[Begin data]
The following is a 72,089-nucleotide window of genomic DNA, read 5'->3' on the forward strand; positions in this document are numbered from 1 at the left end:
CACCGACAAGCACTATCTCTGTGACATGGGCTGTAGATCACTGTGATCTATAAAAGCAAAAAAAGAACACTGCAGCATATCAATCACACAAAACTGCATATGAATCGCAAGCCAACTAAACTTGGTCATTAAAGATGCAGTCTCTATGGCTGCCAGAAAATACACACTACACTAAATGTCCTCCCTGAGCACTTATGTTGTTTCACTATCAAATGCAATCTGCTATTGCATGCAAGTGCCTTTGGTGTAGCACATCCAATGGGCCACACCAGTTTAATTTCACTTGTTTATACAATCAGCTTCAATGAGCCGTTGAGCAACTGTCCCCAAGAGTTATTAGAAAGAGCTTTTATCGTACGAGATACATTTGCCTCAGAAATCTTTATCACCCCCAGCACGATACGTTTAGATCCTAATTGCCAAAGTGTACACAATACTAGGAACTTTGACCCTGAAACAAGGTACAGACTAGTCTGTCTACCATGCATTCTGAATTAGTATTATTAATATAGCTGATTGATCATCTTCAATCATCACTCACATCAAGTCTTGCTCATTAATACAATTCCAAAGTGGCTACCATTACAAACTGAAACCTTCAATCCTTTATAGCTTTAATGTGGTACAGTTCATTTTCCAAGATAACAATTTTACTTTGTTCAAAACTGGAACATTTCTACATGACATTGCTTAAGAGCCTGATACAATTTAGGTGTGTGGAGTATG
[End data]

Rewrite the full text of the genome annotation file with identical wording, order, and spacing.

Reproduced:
The following is a 72,089-nucleotide window of genomic DNA, read 5'->3' on the forward strand; positions in this document are numbered from 1 at the left end:
CACCGACAAGCACTATCTCTGTGACATGGGCTGTAGATCACTGTGATCTATAAAAGCAAAAAAAGAACACTGCAGCATATCAATCACACAAAACTGCATATGAATCGCAAGCCAACTAAACTTGGTCATTAAAGATGCAGTCTCTATGGCTGCCAGAAAATACACACTACACTAAATGTCCTCCCTGAGCACTTATGTTGTTTCACTATCAAATGCAATCTGCTATTGCATGCAAGTGCCTTTGGTGTAGCACATCCAATGGGCCACACCAGTTTAATTTCACTTGTTTATACAATCAGCTTCAATGAGCCGTTGAGCAACTGTCCCCAAGAGTTATTAGAAAGAGCTTTTATCGTACGAGATACATTTGCCTCAGAAATCTTTATCACCCCCAGCACGATACGTTTAGATCCTAATTGCCAAAGTGTACACAATACTAGGAACTTTGACCCTGAAACAAGGTACAGACTAGTCTGTCTACCATGCATTCTGAATTAGTATTATTAATATAGCTGATTGATCATCTTCAATCATCACTCACATCAAGTCTTGCTCATTAATACAATTCCAAAGTGGCTACCATTACAAACTGAAACCTTCAATCCTTTATAGCTTTAATGTGGTACAGTTCATTTTCCAAGATAACAATTTTACTTTGTTCAAAACTGGAACATTTCTACATGACATTGCTTAAGAGCCTGATACAATTTAGGTGTGTGGAGTATG